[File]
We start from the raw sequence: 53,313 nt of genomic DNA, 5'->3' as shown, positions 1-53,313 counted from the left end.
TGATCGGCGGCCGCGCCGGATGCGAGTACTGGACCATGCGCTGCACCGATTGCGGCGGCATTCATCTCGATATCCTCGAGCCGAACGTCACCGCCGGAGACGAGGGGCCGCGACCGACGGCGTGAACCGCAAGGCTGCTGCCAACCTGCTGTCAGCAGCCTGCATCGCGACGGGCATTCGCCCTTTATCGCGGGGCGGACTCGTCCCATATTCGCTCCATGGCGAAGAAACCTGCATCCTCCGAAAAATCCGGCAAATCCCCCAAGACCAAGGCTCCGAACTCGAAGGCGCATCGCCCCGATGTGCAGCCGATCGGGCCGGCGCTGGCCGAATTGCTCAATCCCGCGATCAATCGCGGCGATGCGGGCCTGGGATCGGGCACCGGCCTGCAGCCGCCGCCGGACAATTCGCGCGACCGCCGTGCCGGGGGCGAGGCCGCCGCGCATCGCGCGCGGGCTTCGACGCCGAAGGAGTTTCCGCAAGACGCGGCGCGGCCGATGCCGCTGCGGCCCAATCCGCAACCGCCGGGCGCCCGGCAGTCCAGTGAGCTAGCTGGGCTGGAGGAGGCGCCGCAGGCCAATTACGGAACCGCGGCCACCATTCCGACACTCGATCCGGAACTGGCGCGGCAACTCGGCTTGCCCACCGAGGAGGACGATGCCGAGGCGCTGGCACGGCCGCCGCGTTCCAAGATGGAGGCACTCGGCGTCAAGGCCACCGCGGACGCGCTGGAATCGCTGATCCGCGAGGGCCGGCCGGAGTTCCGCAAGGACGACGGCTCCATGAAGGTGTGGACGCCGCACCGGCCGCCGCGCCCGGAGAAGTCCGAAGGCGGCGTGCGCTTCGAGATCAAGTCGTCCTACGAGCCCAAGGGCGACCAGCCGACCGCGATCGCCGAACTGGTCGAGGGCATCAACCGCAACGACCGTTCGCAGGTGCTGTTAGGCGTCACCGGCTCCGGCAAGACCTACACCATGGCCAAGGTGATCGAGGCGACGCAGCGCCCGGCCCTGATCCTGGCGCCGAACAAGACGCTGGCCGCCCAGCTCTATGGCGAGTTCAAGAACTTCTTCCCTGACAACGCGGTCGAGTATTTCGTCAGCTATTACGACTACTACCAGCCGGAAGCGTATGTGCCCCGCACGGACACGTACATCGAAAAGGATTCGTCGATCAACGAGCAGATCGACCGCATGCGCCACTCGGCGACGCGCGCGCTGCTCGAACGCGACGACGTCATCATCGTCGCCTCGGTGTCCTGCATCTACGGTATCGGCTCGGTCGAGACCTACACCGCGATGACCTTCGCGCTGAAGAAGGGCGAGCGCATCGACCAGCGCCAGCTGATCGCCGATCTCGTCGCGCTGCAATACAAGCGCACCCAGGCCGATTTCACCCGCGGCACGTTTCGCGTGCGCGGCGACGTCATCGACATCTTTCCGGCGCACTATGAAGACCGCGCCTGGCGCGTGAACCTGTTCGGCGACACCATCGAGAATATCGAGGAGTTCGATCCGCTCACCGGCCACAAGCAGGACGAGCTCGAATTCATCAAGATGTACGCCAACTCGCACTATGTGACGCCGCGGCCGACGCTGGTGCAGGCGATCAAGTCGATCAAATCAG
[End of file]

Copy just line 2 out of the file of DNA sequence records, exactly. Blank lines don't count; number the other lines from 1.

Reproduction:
TGATCGGCGGCCGCGCCGGATGCGAGTACTGGACCATGCGCTGCACCGATTGCGGCGGCATTCATCTCGATATCCTCGAGCCGAACGTCACCGCCGGAGACGAGGGGCCGCGACCGACGGCGTGAACCGCAAGGCTGCTGCCAACCTGCTGTCAGCAGCCTGCATCGCGACGGGCATTCGCCCTTTATCGCGGGGCGGACTCGTCCCATATTCGCTCCATGGCGAAGAAACCTGCATCCTCCGAAAAATCCGGCAAATCCCCCAAGACCAAGGCTCCGAACTCGAAGGCGCATCGCCCCGATGTGCAGCCGATCGGGCCGGCGCTGGCCGAATTGCTCAATCCCGCGATCAATCGCGGCGATGCGGGCCTGGGATCGGGCACCGGCCTGCAGCCGCCGCCGGACAATTCGCGCGACCGCCGTGCCGGGGGCGAGGCCGCCGCGCATCGCGCGCGGGCTTCGACGCCGAAGGAGTTTCCGCAAGACGCGGCGCGGCCGATGCCGCTGCGGCCCAATCCGCAACCGCCGGGCGCCCGGCAGTCCAGTGAGCTAGCTGGGCTGGAGGAGGCGCCGCAGGCCAATTACGGAACCGCGGCCACCATTCCGACACTCGATCCGGAACTGGCGCGGCAACTCGGCTTGCCCACCGAGGAGGACGATGCCGAGGCGCTGGCACGGCCGCCGCGTTCCAAGATGGAGGCACTCGGCGTCAAGGCCACCGCGGACGCGCTGGAATCGCTGATCCGCGAGGGCCGGCCGGAGTTCCGCAAGGACGACGGCTCCATGAAGGTGTGGACGCCGCACCGGCCGCCGCGCCCGGAGAAGTCCGAAGGCGGCGTGCGCTTCGAGATCAAGTCGTCCTACGAGCCCAAGGGCGACCAGCCGACCGCGATCGCCGAACTGGTCGAGGGCATCAACCGCAACGACCGTTCGCAGGTGCTGTTAGGCGTCACCGGCTCCGGCAAGACCTACACCATGGCCAAGGTGATCGAGGCGACGCAGCGCCCGGCCCTGATCCTGGCGCCGAACAAGACGCTGGCCGCCCAGCTCTATGGCGAGTTCAAGAACTTCTTCCCTGACAACGCGGTCGAGTATTTCGTCAGCTATTACGACTACTACCAGCCGGAAGCGTATGTGCCCCGCACGGACACGTACATCGAAAAGGATTCGTCGATCAACGAGCAGATCGACCGCATGCGCCACTCGGCGACGCGCGCGCTGCTCGAACGCGACGACGTCATCATCGTCGCCTCGGTGTCCTGCATCTACGGTATCGGCTCGGTCGAGACCTACACCGCGATGACCTTCGCGCTGAAGAAGGGCGAGCGCATCGACCAGCGCCAGCTGATCGCCGATCTCGTCGCGCTGCAATACAAGCGCACCCAGGCCGATTTCACCCGCGGCACGTTTCGCGTGCGCGGCGACGTCATCGACATCTTTCCGGCGCACTATGAAGACCGCGCCTGGCGCGTGAACCTGTTCGGCGACACCATCGAGAATATCGAGGAGTTCGATCCGCTCACCGGCCACAAGCAGGACGAGCTCGAATTCATCAAGATGTACGCCAACTCGCACTATGTGACGCCGCGGCCGACGCTGGTGCAGGCGATCAAGTCGATCAAATCAG